Ignacio Handal: So what's beautiful right there. We, we've been mainly focused on selling through clinicians. Right? We sell mainly to clinicians, ERs, primary care, therapist, psychiatrist, psychologists, but we are, I guess, entering the life science space, even though we've been in the life science space for 20 years as far as selling the product commercially there. And that's kind of a newer thing in the last year for us, because we really spent, like I said, almost 20 years refining the tool before we even try to sell it. And the only reason we were able to do that is because of the lucrative clinical trial site that we own and using the profits of that to fund this. Because, you know, that that has been, you know, instead of going out and spending those millions on Ferraris, we put it back into bringing equity and access to mental health. And so, you know, I'm passionate about it. And also, aside from life sciences, one of the most cool things I think we can do is you know, if you said, hey, triage an entire school, 1000 kids, do it in 24 hours. You can literally pick out who's aggressive, who's suicidal, you know, give me the entire list of the veterans administration. I can triage that whole list and tell you, okay, these are the suicidal vets that need to be seen today. These are the guys with TBI, you know, and really kind of meet people in the middle where people don't realize that a psychiatrist is there's 60 percent of counties in the country have no psychiatrists psychiatrists are more rare than librarians. You're more likely to run into a librarian than your psychiatrist.

Ignacio Handal: It's crazy. And so there's a lot of, you know, there's 800,000 Calcers up in the country, and they do a lot of the lift, but they need help. Know, they they don't know how to differentiate sometimes between asperger's and autism and schizophrenia and psych, you know, the different variants. And so ClearCon's kinda like the guardrails. Not necessarily a diagnostic tool, but a clinical decision support tool to say, hey. You know, I can take care of this guy myself, or maybe they need to go to a higher level care.

Bradley Hightower: Yeah. And I love that. Obviously, it's still an incredibly unmet need at this point. Right? Yeah. Well, very good. Ignacio, we're, where can people find you and, online where can we learn more about clinic com?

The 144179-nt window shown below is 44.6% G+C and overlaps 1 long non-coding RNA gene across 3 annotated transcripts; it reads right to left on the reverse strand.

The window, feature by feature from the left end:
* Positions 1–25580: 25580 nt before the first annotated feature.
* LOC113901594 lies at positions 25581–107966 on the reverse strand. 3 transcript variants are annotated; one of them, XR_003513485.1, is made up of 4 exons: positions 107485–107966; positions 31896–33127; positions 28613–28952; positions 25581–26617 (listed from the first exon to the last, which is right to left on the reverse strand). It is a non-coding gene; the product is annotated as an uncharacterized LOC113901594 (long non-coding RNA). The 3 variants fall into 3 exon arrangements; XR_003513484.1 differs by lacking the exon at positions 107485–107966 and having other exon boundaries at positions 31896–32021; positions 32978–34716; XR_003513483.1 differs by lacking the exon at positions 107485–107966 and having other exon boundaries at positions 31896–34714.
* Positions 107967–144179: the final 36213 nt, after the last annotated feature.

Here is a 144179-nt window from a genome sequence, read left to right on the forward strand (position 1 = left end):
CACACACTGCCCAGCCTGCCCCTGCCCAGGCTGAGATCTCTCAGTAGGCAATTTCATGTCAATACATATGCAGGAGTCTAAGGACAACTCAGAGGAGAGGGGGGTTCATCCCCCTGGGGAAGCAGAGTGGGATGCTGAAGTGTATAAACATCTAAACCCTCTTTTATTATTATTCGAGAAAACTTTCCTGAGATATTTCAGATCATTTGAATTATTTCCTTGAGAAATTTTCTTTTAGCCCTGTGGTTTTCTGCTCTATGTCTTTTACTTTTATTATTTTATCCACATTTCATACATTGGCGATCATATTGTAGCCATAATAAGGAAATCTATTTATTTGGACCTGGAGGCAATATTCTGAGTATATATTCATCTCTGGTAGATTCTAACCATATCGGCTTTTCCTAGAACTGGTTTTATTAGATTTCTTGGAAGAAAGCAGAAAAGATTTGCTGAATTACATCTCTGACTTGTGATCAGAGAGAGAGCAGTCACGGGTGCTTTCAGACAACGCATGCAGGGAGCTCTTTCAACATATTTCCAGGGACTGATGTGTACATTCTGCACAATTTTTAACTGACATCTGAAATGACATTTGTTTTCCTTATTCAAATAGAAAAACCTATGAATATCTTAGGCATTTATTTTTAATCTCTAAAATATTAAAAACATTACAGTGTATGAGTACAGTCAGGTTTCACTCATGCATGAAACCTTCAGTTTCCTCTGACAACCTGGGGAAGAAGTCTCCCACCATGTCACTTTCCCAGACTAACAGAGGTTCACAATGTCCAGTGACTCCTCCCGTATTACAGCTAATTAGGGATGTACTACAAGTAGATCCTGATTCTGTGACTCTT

Ignacio Handal: Yeah. So, I mean, they can just go to cliniccom.com and check us out. Though we offer free trial for any clinician trying to, use it if it's a a research side or a private practice or a primary care even, pediatricians. Anybody can go register for free and use it, for free for 30 days. And one of the big things and people think I'm a little crazy when I when I say this, but one of the main things we wanted to accomplish was equity and access. So that also means, you know, a really low price point. So it's only $12 per patient. And that's a initial global assessment with unlimited follow ups for a year. So you can track and measure somebody every week, every day, or every month unlimited for a entire year for a simple $12. And the reason we did that was, you know, we also wanted, you know, other countries and and and some thorough countries and other places that need affordable access to care and affordable triaging of mental health to be able to afford this. And, we've been wildly successful now. Like I said, we're in 6 continents and growing every day and just every day. I'm seeing more and more clinicians from all around the world sign up. It's been a really exciting and a 20 year labor of love from, also our chairman and my father, who's a distinguished fellow of the American Psychiatric Association of really laboring over this, beast for many years. I mean, it it was a challenge to take the entire manual for Piatry, layout questions that align to each criteria, and then build adaptive augmented intelligence algorithms that triage you through that. So that was not an easy lift. I mean, most medical device companies that create something for one condition or 2 might take 5 or 10 years.